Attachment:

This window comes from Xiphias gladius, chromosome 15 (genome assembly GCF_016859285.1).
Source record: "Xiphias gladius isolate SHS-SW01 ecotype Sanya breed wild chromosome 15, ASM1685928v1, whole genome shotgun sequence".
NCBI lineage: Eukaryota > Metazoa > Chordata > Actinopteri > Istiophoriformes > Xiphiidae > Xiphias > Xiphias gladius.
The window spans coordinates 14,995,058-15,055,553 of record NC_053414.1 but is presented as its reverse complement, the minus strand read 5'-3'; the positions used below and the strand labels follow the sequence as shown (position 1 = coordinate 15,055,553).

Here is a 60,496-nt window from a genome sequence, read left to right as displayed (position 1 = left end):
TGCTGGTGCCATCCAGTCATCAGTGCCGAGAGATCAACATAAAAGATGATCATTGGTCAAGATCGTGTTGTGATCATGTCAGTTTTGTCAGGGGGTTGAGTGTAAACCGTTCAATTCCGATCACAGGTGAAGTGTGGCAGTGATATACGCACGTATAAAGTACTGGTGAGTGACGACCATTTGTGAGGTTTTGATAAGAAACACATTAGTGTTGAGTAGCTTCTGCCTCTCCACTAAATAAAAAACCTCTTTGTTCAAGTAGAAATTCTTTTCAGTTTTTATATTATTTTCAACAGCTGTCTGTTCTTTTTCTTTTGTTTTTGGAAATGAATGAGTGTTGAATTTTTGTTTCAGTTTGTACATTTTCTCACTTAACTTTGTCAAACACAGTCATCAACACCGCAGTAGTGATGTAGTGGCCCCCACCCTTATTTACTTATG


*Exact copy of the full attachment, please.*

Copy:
This window comes from Xiphias gladius, chromosome 15 (genome assembly GCF_016859285.1).
Source record: "Xiphias gladius isolate SHS-SW01 ecotype Sanya breed wild chromosome 15, ASM1685928v1, whole genome shotgun sequence".
NCBI lineage: Eukaryota > Metazoa > Chordata > Actinopteri > Istiophoriformes > Xiphiidae > Xiphias > Xiphias gladius.
The window spans coordinates 14,995,058-15,055,553 of record NC_053414.1 but is presented as its reverse complement, the minus strand read 5'-3'; the positions used below and the strand labels follow the sequence as shown (position 1 = coordinate 15,055,553).

Here is a 60,496-nt window from a genome sequence, read left to right as displayed (position 1 = left end):
TGCTGGTGCCATCCAGTCATCAGTGCCGAGAGATCAACATAAAAGATGATCATTGGTCAAGATCGTGTTGTGATCATGTCAGTTTTGTCAGGGGGTTGAGTGTAAACCGTTCAATTCCGATCACAGGTGAAGTGTGGCAGTGATATACGCACGTATAAAGTACTGGTGAGTGACGACCATTTGTGAGGTTTTGATAAGAAACACATTAGTGTTGAGTAGCTTCTGCCTCTCCACTAAATAAAAAACCTCTTTGTTCAAGTAGAAATTCTTTTCAGTTTTTATATTATTTTCAACAGCTGTCTGTTCTTTTTCTTTTGTTTTTGGAAATGAATGAGTGTTGAATTTTTGTTTCAGTTTGTACATTTTCTCACTTAACTTTGTCAAACACAGTCATCAACACCGCAGTAGTGATGTAGTGGCCCCCACCCTTATTTACTTATG